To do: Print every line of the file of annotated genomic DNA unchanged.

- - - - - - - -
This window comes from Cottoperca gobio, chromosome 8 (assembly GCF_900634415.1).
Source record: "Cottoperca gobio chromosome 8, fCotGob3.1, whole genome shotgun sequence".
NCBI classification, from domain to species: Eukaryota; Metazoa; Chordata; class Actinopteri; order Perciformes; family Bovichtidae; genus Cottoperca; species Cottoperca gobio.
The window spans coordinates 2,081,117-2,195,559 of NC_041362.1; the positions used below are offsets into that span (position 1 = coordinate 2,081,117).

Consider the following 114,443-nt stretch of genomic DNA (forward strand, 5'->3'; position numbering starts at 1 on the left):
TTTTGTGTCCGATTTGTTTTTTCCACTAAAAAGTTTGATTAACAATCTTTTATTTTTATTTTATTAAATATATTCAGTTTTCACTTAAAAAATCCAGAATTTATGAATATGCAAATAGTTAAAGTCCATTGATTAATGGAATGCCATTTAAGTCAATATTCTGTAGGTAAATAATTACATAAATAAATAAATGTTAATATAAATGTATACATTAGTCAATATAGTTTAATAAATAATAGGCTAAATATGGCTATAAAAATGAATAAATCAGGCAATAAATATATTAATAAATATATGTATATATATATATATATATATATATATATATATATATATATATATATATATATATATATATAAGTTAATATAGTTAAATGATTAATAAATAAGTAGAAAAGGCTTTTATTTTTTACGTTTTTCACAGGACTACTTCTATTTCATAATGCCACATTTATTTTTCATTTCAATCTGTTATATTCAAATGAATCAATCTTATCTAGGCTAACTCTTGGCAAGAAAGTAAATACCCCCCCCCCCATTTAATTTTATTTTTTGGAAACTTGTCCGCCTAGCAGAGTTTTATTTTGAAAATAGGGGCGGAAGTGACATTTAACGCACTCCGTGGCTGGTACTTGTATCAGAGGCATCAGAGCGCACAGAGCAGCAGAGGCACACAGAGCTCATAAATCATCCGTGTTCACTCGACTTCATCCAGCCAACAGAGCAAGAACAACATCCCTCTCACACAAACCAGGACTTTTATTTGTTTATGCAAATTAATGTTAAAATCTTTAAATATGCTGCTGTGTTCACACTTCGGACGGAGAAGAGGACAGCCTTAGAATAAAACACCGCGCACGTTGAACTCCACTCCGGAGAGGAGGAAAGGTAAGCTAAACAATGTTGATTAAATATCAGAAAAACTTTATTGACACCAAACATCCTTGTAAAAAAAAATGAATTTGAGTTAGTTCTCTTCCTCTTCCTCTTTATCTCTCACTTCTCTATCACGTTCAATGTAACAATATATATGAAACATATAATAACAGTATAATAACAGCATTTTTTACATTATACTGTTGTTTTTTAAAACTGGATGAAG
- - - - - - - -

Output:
This window comes from Cottoperca gobio, chromosome 8 (assembly GCF_900634415.1).
Source record: "Cottoperca gobio chromosome 8, fCotGob3.1, whole genome shotgun sequence".
NCBI classification, from domain to species: Eukaryota; Metazoa; Chordata; class Actinopteri; order Perciformes; family Bovichtidae; genus Cottoperca; species Cottoperca gobio.
The window spans coordinates 2,081,117-2,195,559 of NC_041362.1; the positions used below are offsets into that span (position 1 = coordinate 2,081,117).

Consider the following 114,443-nt stretch of genomic DNA (forward strand, 5'->3'; position numbering starts at 1 on the left):
TTTTGTGTCCGATTTGTTTTTTCCACTAAAAAGTTTGATTAACAATCTTTTATTTTTATTTTATTAAATATATTCAGTTTTCACTTAAAAAATCCAGAATTTATGAATATGCAAATAGTTAAAGTCCATTGATTAATGGAATGCCATTTAAGTCAATATTCTGTAGGTAAATAATTACATAAATAAATAAATGTTAATATAAATGTATACATTAGTCAATATAGTTTAATAAATAATAGGCTAAATATGGCTATAAAAATGAATAAATCAGGCAATAAATATATTAATAAATATATGTATATATATATATATATATATATATATATATATATATATATATATATATATATATATATATAAGTTAATATAGTTAAATGATTAATAAATAAGTAGAAAAGGCTTTTATTTTTTACGTTTTTCACAGGACTACTTCTATTTCATAATGCCACATTTATTTTTCATTTCAATCTGTTATATTCAAATGAATCAATCTTATCTAGGCTAACTCTTGGCAAGAAAGTAAATACCCCCCCCCCCATTTAATTTTATTTTTTGGAAACTTGTCCGCCTAGCAGAGTTTTATTTTGAAAATAGGGGCGGAAGTGACATTTAACGCACTCCGTGGCTGGTACTTGTATCAGAGGCATCAGAGCGCACAGAGCAGCAGAGGCACACAGAGCTCATAAATCATCCGTGTTCACTCGACTTCATCCAGCCAACAGAGCAAGAACAACATCCCTCTCACACAAACCAGGACTTTTATTTGTTTATGCAAATTAATGTTAAAATCTTTAAATATGCTGCTGTGTTCACACTTCGGACGGAGAAGAGGACAGCCTTAGAATAAAACACCGCGCACGTTGAACTCCACTCCGGAGAGGAGGAAAGGTAAGCTAAACAATGTTGATTAAATATCAGAAAAACTTTATTGACACCAAACATCCTTGTAAAAAAAAATGAATTTGAGTTAGTTCTCTTCCTCTTCCTCTTTATCTCTCACTTCTCTATCACGTTCAATGTAACAATATATATGAAACATATAATAACAGTATAATAACAGCATTTTTTACATTATACTGTTGTTTTTTAAAACTGGATGAAG